Ensuring the future of shipping is in green hands
8 min read
16 Sep 2019
Benjamin A. Ward
8 min read
16 Sep 2019
As scientists and industry leaders race to develop viable zero-emissions solutions for shipping, a group of Norwegian teenagers took on the challenge and won the chance to present their zero-carbon emission concept at a Wärtsilä-inspired innovation event attended by the biggest names in sustainable thinking.
Ninth-graders Sindre, Erika-Kristin, Lars, Haakon and Emilie travelled to Oslo to present their idea to the giants of the shipping industry at Future Innovation Day – Horizons, a day-long event hosted by Wärtsilä ahead of the bi-annual Nor-Shipping gathering.
The team’s proposal centred around a ‘Submarine String’, which features an underwater hybrid monorail/submarine vehicle powered entirely by electricity garnered from ocean renewables that can be charged at offshore stations. The hydrodynamic, battery-powered shuttle travels at speed underwater along a cable ‘loop’ supported by pylons fixed to the seabed. Intended initially to carry both passengers and freight between Norway and the UK, the team also suggested it could be a first step into the uncharted waters of point-to-point ocean tourism.
Describing the origins of their idea, Erika-Kristin said: “We understood the problem, but of course at the beginning it was a case of what will we do and will we even be able to do it?”
The team's 'Submarine string' which features an underwater hybrid monorail/submarine vehicle powered entirely by electricity garnered from ocean renewables that can be charged at offshore stations.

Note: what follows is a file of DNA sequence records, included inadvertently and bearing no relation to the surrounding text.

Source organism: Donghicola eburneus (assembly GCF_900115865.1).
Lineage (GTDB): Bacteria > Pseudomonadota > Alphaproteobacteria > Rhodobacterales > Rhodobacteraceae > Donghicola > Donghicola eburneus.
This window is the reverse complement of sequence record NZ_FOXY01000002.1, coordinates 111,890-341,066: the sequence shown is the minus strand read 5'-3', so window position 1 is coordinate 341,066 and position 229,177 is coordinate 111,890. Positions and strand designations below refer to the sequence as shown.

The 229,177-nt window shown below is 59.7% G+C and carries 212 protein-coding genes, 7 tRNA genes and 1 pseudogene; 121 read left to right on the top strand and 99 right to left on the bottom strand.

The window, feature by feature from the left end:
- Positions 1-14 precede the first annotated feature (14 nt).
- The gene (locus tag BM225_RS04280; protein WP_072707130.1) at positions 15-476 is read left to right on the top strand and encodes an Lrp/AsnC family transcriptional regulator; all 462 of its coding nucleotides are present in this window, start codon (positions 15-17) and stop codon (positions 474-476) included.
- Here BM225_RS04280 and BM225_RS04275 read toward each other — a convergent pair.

The team were happy with how the presentation turned out. “It went well, and I think we've all done a very good job,” she said. “We've had a great time here, so it's been fun.”
The enthusiastic applause following the pitch was richly deserved, according to conference moderator Julian Bray, who describes the team’s performance as ‘absolutely brilliant’. He was also stunned by the teenagers’ ability to conduct their entire presentation in a foreign language. “Hats off to them for delivering the whole thing in perfect English,” Bray said.
The team members were invited to spend a day at a local Wärtsilä office to receive guidance and ask for tips about how to deliver the perfect presentation. They also experienced first-hand what it’s like to work for a company immersed in sustainable technology.
The group won the opportunity to participate in the Oslo event by coming first in the ‘Young Techno’ initiative, which is promoted by industry cluster and incubator Atheno. In cooperation with the region's Young Entrepreneurship platform, Atheno matches local technology companies with schools in the Norwegian municipalities of Stord and Bømlo, bringing together experts and young people in innovation workshops to boost engineering awareness and technical knowledge.
Wärtsilä worked with two schools in the southwest Norwegian county of Hordaland as part of the initiative. During workshops run by the company, Wärtsilä experts focused on encouraging students to think out of the box when considering how to achieve zero-emission marine transport.